Sunday, May 29, 2016

Laundry in Paris, train problems and Rouen

Leaving Paris

One of the last things I needed to do on my final night in Paris was laundry. I'd very specifically chosen an apartment that had a washing machine so I didn't have to worry about finding a laundry service or a laundromat/laundrette – though, hilariously, it turns out there was one just around the corner from me; it also looked clean and functioning, unlike any I saw in England. Still, using one also means time and having more than a reasonable number of coins on hand – though this place could have had a change machine for all I knew.

But there was a machine in my apartment – a brand (Brandt) I'd never heard of before – and it was a combination washer/dryer (something else I've never used before, though I have heard of them), but not the ones you see in Australia; it was top-loading, but the drum had a horizontal rather than vertical axis. So, I think the principle is the same as a front loader, but there just isn't a door with a porthole on the front; rather, there's a lid like a normal top loader, but then a two-part hinged door to the drum.

"Why didn't you a take a picture, dumbass?" Because it didn't occur to me at the time, jerk. Fine, I'll get one from the internet.

I was a bit hesitant about using it without knowing something more about it, but I couldn't find a manual in the apartment (I should have tried the broom closet, since when I was looking for an ironing board the following morning that's where I found it) and even Google wasn't proving to be much help, though I wasn't able to find a model number on any of the visible parts – which weren't many, given it was in a cupboard. What Google could do, however, was translate the words next to the buttons ('séchage' means 'drying', if you were wondering) so I was able to determine which did what.

Oh, and the apartment people had given me a biscuit/lozenge/tablet of laundry powder thing for the machine, but it didn't appear to fit in the dispenser gadget underneath the lid. Having never used one of those either I was vaguely concerned, but decided to just throw it in with the load anyway. Worst case scenario is that it wouldn't dissolve properly and I could give it another run-through with just water to finish it off.

So, one dial twist and one button push later it was underway. Simple. Once that was done, I put it on 'dry' and let it run. It had a timer that came up with 23 minutes, which seemed a little short to me – though, while I have a dryer in my place at home, I've never actually used it; ergo, it seemed possible to me that dryer technology has improved such that modern versions can get it done faster. So, after it had finished, I went to check.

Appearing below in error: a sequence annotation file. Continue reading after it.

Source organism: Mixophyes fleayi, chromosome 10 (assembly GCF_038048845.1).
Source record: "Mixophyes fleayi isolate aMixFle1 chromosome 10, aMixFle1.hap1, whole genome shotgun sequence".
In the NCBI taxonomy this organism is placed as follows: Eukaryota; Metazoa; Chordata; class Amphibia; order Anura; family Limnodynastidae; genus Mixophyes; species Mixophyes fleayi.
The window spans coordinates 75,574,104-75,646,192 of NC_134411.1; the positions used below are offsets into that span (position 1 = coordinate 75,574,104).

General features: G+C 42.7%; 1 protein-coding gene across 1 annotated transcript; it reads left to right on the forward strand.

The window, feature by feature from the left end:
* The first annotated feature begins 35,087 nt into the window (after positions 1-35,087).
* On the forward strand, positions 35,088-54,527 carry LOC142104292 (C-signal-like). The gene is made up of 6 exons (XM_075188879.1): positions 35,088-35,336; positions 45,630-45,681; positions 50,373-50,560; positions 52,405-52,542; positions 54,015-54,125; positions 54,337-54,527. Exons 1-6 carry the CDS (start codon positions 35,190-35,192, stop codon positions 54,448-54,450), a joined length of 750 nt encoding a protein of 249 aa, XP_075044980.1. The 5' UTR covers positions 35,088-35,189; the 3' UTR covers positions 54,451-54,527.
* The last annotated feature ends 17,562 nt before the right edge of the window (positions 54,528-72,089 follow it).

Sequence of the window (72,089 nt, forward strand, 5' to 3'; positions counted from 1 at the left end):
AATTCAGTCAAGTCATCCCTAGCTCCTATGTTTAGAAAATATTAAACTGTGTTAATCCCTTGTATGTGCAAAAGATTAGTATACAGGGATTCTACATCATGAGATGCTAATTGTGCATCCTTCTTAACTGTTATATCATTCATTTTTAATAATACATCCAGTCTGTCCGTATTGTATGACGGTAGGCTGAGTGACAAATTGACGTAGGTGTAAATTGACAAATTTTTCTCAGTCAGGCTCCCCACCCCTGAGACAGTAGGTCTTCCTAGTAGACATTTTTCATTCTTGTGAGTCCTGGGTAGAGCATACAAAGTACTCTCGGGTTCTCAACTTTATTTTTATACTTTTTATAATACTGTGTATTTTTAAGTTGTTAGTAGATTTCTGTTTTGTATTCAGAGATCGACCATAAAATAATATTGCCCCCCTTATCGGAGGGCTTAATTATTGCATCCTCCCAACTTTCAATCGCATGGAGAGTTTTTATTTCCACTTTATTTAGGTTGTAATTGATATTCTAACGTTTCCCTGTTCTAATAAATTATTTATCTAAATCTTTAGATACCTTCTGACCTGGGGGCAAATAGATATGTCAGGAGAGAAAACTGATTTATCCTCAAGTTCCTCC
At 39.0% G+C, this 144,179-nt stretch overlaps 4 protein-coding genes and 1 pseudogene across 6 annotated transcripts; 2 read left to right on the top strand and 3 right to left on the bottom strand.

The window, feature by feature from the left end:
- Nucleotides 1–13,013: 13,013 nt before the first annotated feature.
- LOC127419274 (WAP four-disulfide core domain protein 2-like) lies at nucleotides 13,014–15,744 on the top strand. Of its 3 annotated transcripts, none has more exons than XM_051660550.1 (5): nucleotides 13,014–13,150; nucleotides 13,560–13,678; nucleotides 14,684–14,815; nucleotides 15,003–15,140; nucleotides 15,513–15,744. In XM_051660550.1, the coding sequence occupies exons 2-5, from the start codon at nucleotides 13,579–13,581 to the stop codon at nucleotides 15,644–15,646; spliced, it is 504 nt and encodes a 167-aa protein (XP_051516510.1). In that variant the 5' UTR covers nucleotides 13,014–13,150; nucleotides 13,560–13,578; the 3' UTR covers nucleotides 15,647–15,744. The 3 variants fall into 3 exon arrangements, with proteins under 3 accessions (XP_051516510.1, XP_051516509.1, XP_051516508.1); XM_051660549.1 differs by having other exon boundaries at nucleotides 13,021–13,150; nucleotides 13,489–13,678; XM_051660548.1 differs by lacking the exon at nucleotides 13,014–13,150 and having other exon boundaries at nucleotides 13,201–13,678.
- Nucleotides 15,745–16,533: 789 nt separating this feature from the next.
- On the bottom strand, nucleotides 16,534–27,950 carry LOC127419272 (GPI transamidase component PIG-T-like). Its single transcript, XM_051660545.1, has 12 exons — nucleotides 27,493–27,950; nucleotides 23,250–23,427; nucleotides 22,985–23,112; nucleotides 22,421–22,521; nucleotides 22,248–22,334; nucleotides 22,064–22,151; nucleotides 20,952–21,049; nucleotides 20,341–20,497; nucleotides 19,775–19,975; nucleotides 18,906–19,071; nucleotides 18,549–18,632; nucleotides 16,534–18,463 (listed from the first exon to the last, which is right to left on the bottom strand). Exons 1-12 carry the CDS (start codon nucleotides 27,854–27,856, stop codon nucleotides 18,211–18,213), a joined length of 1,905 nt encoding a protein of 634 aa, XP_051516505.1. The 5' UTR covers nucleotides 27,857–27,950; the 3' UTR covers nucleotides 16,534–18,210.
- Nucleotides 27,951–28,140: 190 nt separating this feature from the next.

Not very dry at all. Hmm. "Okay", I thought, "Maybe it's not meant to be as full for drying as it is for washing. Let's take half of it out and give it another go." Which I did, and while things were much dryer the second time around, they weren't 'dry' as such. And it was getting late by this time; I needed to go to bed so I could get up early and get everything done (including packing all of the freshly laundered clothes) before the apartment people were coming at 9am to check me out1

I decided that I'd lay everything out on the generous amount of horizontal surfaces I had available – chest of drawers, chairs, small dining table and shelf above the space heater – and see how they were in the morning. If they were still damp I could throw them in the dryer again and/or use the apartment's iron.

Much of it was still too damp in the morning – socks were mostly okay, as they tend to dry quickly – so, as planned, it was into the dryer for some of it and under the iron for some other things. Of course it was at this time I realised there wasn't actually an ironing *board*, but that didn't bother me; I just laid one of the unused towels on the bed and used that instead.

Et voila; laundry done. And fingers crossed the apartment in Tours – where I intend to do my next batch of laundry and chose, similarly, for that purpose – has a similar device.

Paris to Rouen

Laundry problems solved, I set myself to thinking about the next obstacle: getting from Paris to Rouen. I'd bought my inter-city train ticket months ago, so that wasn't a problem – but I had to get there first, and it was pissing down with rain. My plan had been to walk from the apartment in Rue Saint-Roch to the station at Gare Lazare, but I couldn't do that while it was raining; while I had an umbrella, it didn't quite cover me, my backpack and my wheeled suitcase – and I wasn't so sure the latter was terribly water-resistant. But, being as paranoid as I am after the airport incident, I had a backup plan – catch the metro two stops from Pyramides station, a much closer walk to the apartment. And I was fairly sure that went right to Gare Lazare itself and I wouldn't have to go out into the rain after I got there.